Feminists, as we have seen, have opposed in one way or another all forms of ART, but by endorsing contraception and abortion in the name of freedom and choice they have mowed down all moral limits to reproductive technology on the part of the medical profession and scientific research. Limits inevitably involve frustration of desire, and this is what our culture refuses to countenance. Limits to desire are met with more technology to mitigate the effects of uncontrolled desire, especially in the area of sexuality. When promiscuous sex leads to disease, or contraception leads to infertility, the recourse is to more technology, not to the recognition of limits. Perhaps here one can transpose a word from Wendell Berry, in his 2012 Jefferson Lecture sponsored by the National Endowment for the Humanities, deploring the disappearance of the small family farm in favor of the industrial plantation.

"The problem that ought to concern us first is the fairly recent dismantling of our old understanding and acceptance of human limits. For a long time we knew that we were not, and could never be, ‘as gods.' We knew, or retained the capacity to learn that our intelligence could get us into trouble that it could not get us out of."

The Acceptance of Limits and the Education of Desire

Is there an alternative? In a second appendix Evans describes and testifies to "A Christ-Centered Approach to Infertility." "When it comes to bearing a child, in whom," she asks, "will we place our highest trust - in God or modern medicine?" She speaks from the perspective of a mother whose daughter gave birth to a baby diagnosed with Hydrocephalus and Spina Bifida. She speaks of both the pain and the joy of accepting such a child, who is one of the few to survive prenatal screening. Neither Evans nor the feminist authors of these books on ART make reference to a technology that respects limits and, at the same time, treats the causes of infertility, what is called Naprotechnology, pioneered by Dr Thomas W. Hilgers at the Paul VI Institute, Omaha, NE. Based on monitoring the fertility signs of the body, this arose out of the modern scientific methods of natural family planning (NFP), which give couples a joint method of spacing births. NFP, too little known and practiced, both calls for and teaches the education of desire and its joyful fruition on all levels, physical, emotional, and spiritual.

Mary Shivanandan has retired as Professor of Theology at the Pontifical John Paul II Institute for Studies on Marriage and Family. Most recently she is the author of The Holy Family: Model Not Exception (2018).

Posted on July 25, 2014

Recommended Reading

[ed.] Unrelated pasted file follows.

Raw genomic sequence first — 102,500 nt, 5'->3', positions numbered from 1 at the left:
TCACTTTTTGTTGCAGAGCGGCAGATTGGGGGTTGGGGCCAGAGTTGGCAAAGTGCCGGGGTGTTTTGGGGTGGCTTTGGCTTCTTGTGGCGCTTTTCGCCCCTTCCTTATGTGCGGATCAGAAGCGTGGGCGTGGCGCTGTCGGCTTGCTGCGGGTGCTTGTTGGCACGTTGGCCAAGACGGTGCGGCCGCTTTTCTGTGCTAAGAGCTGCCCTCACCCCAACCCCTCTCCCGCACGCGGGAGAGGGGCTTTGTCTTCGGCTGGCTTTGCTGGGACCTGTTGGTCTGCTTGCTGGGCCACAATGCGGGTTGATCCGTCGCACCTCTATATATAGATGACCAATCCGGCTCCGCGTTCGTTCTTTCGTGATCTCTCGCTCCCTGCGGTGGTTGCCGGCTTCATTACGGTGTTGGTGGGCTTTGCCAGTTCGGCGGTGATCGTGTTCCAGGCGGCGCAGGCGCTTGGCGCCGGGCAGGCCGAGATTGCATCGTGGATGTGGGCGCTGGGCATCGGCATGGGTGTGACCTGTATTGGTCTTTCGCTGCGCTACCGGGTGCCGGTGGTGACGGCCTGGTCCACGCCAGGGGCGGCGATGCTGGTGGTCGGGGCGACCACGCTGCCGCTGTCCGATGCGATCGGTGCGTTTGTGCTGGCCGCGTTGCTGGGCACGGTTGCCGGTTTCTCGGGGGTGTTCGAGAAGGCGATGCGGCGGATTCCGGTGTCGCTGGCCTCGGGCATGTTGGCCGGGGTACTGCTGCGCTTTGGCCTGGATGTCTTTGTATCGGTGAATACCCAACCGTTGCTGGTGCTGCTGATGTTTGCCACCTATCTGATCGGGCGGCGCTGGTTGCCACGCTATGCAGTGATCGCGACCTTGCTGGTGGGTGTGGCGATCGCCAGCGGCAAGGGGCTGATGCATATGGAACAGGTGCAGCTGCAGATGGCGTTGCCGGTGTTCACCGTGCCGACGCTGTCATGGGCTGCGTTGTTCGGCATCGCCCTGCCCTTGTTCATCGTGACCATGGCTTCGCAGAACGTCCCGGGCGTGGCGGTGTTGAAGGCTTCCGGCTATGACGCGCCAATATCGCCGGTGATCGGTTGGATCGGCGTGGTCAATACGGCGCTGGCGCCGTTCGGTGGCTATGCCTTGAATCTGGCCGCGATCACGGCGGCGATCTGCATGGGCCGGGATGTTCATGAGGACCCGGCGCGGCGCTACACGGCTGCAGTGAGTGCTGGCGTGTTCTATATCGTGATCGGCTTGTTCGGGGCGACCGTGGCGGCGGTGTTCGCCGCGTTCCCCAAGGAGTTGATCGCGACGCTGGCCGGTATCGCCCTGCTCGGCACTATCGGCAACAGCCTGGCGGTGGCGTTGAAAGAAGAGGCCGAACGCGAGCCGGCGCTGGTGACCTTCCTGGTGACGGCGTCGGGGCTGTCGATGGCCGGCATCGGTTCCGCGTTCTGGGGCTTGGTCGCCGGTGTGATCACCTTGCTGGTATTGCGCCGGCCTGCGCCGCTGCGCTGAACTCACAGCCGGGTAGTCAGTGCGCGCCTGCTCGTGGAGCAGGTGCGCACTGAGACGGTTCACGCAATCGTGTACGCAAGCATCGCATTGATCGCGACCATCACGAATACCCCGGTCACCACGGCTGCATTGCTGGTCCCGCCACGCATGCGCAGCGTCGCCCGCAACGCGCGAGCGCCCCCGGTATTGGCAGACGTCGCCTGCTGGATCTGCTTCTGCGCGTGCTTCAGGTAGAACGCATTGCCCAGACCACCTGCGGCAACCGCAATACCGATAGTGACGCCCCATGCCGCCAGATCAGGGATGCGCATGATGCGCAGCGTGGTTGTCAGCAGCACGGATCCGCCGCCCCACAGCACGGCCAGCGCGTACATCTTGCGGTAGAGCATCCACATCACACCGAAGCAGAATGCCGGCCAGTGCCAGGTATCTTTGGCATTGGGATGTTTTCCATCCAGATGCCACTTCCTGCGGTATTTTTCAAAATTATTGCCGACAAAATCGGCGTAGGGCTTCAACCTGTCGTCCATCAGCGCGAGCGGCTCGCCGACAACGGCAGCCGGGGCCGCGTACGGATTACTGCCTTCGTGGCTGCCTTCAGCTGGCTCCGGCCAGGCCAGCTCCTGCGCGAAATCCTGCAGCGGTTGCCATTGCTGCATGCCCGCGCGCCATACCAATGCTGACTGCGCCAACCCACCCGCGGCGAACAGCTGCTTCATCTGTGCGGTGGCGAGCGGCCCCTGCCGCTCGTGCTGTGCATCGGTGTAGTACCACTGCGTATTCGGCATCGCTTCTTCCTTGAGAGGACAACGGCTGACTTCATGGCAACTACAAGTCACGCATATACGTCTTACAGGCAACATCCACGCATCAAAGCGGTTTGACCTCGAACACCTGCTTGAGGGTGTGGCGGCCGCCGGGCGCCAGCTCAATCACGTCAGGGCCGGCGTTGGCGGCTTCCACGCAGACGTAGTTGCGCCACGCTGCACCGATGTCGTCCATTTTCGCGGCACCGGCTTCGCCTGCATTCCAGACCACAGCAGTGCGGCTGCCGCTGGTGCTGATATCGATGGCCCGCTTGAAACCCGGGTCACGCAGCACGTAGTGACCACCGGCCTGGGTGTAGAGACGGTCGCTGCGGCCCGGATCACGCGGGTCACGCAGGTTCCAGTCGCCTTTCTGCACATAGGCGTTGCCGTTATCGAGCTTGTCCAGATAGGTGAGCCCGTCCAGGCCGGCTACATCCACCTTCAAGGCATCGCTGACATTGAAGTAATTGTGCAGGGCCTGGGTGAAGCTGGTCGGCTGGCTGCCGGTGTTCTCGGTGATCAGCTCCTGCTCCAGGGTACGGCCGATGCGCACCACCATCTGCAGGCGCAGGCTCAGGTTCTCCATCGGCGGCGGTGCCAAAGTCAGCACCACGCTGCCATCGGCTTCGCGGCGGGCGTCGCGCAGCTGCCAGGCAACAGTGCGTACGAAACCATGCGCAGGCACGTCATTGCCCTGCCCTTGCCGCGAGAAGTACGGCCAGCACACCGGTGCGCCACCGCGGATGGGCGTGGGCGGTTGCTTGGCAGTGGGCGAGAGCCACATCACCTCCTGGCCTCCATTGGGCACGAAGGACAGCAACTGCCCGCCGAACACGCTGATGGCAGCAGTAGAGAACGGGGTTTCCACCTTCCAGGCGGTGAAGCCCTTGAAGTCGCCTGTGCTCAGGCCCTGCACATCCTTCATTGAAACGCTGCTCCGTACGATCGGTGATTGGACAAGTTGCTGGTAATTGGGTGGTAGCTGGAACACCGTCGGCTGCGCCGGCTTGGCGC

"Girls in Typing Class" (1945)

Meaning at Risk in the Age of Automated Information Processing

John Vervaeke

We are in an age in which information processing has become dominant as both an overarching technological framework and medium, as well as a primary metaphorical framework through which we try to interpret and understand ourselves both individually and collectively. This is perhaps most prominent in the advent of artificial general intelligence (AGI) which threatens to challenge and change humanity in a profound and pervasive manner.

Read Full Article

In Defense of Driving

Molly Black

When driving, we open ourselves to a broader world, to a more expansive field of experience. Following the introduction of the first automobile in 1886, and with each subsequent advancement, man has been able to travel farther and faster than ever before. Driving affords us not only the ability to cover 60 miles in one hour, a feat which would have been unthinkable only 200 years ago, but more importantly the ability to uniquely experience the world. But is this experience of driving, one which is now deeply integrated in day-to-day life, meaningfully human? Does driving as an activity suggest something more than utilitarian functionalism?

Read Full Article
"Moses Found in the River," Fresco from the Dura Europos Synagogue.

Adoption: “An Exchange of Gifts”

Elizabeth Kirk

Most people describe adoption as an institution that is good and noble, meets a real human need (providing a home for a child who lacks one), and ought to be part of the Christian pro-life response to abortion. Yet, from the perspective of women with unexpected pregnancies, adoption is the “non-option.” Elective abortion far outpaces adoption in these circumstances.

Read Full Article
Humanum: Issues in Family, Culture & Science
Pontifical John Paul II Institute for Studies on Marriage and Family
620 Michigan Ave. N.E. (McGivney Hall)
Washington, DC 20064